The dynamics of our sector has always been complex, not only in the support we provide but also because its composition is a patchwork of varying sizes of providers covering multiple support options with differing financial drivers. The vast majority of services, around 83%, sit within the small to medium sized provision each being led by entrepreneurs at differing scales.
I was one of those smaller providers leading care services from the early 1980’s to late 90’s, striving to deliver the best care we could with teams who were skilled and passionate about their roles and responsibilities. The key to great delivery will always depend on those who take responsibility for sustainable quality care.
My view has always been that an effective leader learns something new every day whilst inspiring others to do the same. I am inspired every day by the people I come into contact with at every level of my engagement. A leadership role is a privilege which comes with huge responsibility and part of that is to earn the respect of those who work with you. Respect as we know is earned not bought, if bought it doesn’t bring loyalty but if earned it is more likely to.
When I was establishing and running our care services, I was on a steep learning curve as my degree was in education and healthcare was not something I knew anything about. The first 10 beds opened my eyes to a world I submitted to completely. At school I had volunteered to do the shopping for an elderly lady in our street who was in her 80’s and the world she described fascinated me; I went on to read history so I’m guessing that was my first taste of working with older folk with fascinating pasts and lives we often fail to appreciate or imagine. It would be fair to say she inspired me as she talked of her life during the war and her contribution to keeping the country going, learning to drive trucks to transport rations and much more.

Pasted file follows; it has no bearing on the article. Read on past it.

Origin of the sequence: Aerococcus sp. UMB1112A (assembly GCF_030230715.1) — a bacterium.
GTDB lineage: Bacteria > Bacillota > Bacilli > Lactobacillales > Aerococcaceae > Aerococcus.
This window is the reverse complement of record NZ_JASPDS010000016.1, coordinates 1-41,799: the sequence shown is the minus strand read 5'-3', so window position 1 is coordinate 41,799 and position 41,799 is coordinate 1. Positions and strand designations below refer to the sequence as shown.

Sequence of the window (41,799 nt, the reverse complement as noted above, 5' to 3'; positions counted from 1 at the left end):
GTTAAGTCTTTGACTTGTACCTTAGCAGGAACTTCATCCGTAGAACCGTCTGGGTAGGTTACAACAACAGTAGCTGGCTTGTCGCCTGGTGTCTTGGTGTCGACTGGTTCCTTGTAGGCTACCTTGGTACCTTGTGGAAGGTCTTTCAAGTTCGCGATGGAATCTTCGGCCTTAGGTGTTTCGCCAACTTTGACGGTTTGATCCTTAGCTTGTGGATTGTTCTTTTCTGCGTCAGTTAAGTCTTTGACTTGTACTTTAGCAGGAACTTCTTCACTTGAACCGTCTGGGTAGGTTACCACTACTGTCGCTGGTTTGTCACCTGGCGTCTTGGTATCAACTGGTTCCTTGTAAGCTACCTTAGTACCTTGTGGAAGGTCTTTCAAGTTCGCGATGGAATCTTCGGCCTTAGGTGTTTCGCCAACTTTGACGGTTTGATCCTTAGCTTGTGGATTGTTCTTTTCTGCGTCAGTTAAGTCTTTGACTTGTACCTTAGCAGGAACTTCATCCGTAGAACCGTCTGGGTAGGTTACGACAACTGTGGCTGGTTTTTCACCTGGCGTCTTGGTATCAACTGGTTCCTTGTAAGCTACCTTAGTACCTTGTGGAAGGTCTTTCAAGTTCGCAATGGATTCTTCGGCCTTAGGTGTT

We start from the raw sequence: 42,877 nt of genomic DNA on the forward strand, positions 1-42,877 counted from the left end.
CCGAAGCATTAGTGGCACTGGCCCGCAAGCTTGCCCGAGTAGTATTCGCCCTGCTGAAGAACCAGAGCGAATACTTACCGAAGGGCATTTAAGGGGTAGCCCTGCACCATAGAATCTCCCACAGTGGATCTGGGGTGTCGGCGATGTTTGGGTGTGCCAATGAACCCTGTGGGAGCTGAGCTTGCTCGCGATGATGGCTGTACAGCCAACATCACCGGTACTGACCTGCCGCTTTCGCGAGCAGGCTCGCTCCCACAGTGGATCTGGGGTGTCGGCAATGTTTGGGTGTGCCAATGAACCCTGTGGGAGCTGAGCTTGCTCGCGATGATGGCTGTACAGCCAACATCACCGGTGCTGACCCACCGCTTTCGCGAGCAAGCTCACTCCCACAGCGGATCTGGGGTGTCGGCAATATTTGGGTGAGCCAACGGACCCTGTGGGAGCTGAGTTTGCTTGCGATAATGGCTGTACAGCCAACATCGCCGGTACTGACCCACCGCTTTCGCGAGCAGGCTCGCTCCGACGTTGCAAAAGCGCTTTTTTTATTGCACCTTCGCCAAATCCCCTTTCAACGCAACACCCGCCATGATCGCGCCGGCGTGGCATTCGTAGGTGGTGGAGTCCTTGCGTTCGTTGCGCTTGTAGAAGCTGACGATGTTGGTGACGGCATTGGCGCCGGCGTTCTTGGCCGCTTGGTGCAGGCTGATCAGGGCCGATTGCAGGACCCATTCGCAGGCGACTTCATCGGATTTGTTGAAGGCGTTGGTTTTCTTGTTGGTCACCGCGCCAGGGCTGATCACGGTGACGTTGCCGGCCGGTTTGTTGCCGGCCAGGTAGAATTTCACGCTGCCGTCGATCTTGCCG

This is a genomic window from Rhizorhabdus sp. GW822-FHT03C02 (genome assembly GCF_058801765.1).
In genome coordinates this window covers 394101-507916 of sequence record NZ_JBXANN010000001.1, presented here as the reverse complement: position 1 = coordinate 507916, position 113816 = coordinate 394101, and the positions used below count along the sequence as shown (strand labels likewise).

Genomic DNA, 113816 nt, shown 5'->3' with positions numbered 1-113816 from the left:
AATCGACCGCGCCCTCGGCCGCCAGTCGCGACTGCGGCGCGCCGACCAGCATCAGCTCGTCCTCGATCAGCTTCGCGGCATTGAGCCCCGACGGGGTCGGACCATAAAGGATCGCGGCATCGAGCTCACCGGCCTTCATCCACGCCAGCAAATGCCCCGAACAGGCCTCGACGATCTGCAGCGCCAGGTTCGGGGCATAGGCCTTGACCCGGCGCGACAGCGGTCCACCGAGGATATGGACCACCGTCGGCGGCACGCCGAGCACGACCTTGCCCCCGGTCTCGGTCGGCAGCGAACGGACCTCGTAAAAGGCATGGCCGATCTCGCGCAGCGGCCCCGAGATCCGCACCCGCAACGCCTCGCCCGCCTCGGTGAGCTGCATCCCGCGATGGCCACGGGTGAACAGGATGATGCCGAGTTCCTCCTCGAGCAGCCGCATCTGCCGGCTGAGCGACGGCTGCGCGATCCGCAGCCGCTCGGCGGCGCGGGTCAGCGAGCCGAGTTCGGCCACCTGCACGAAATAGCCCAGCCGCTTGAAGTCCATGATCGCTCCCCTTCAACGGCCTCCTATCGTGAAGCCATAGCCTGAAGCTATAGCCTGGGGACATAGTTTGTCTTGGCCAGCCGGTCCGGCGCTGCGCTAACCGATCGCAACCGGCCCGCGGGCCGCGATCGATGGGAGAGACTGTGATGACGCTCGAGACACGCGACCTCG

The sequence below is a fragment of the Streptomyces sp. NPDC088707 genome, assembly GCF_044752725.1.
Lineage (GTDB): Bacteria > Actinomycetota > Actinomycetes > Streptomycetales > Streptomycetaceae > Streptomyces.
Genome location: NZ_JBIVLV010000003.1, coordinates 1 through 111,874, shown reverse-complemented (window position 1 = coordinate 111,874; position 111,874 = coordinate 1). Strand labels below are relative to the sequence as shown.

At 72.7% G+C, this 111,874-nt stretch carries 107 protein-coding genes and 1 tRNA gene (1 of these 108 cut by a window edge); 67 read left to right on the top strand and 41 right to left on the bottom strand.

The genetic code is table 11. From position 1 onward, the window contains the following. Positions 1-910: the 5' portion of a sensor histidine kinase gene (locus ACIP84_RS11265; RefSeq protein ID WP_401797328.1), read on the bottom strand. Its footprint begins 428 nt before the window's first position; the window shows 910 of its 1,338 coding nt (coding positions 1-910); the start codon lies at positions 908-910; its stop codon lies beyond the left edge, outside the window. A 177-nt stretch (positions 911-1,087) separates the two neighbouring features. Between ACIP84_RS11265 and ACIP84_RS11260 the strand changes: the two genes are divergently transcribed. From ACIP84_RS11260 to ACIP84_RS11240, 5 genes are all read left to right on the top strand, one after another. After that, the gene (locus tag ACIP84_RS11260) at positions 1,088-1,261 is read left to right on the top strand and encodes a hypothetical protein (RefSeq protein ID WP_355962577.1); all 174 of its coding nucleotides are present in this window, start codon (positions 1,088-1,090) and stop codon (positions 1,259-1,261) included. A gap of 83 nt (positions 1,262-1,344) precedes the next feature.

My roles in my chosen profession have changed by chance rather than design. I worked with our first team doing every role in the organisation whilst volunteering in a large hospital in the area for adults with varying mental health issues. I learnt a huge amount about the reality of the circumstance’s individuals had been abandoned and how good care impacted on progress and quality of life whilst poor care created distress and regressive behaviours. When the hospital closed, we were able to take individuals who had bonded on their wards into our services and watched our team support them to thrive.
Forty-two years have passed and through the highs and lows I can honestly say I feel truly blessed to have stumbled on a career in social care. I have held my current role for over 20 years as the Chairman of National Care Association. This role portrays me as one of the leaders within the social care sector and conjures up a number of definitions of the role. The reality is that social care is full of leaders, all working in their own way to inspire teams to deliver services to those who need them when they need them. Within those teams are individuals who will learn from and be inspired by those they support.
We know successful businesses in any sector will be built though good leadership as it is the key to successful outcomes. I have never felt comfortable in an office away from my team, so we work an open plan environment with space for all to take calls or hold private meetings, this enables me be part of the amazing team which makes National Care Association what it is today.
The reality is that there have to be leaders to support teams to fulfil their own goal and build ambition. Within team there will be leaders with unique skills which will motivate and inspire their peers to achieve their full potential as their aim to deliver quality services will be the common denominator. Leaders emerge because of their passion for what they do and how that inspires those they work with: they also inspire confidence in those are the beneficiaries of their services, so the value of good leadership is crucial to sustainable success and part of the responsibility is to identify and nurture successors in the interest of the service.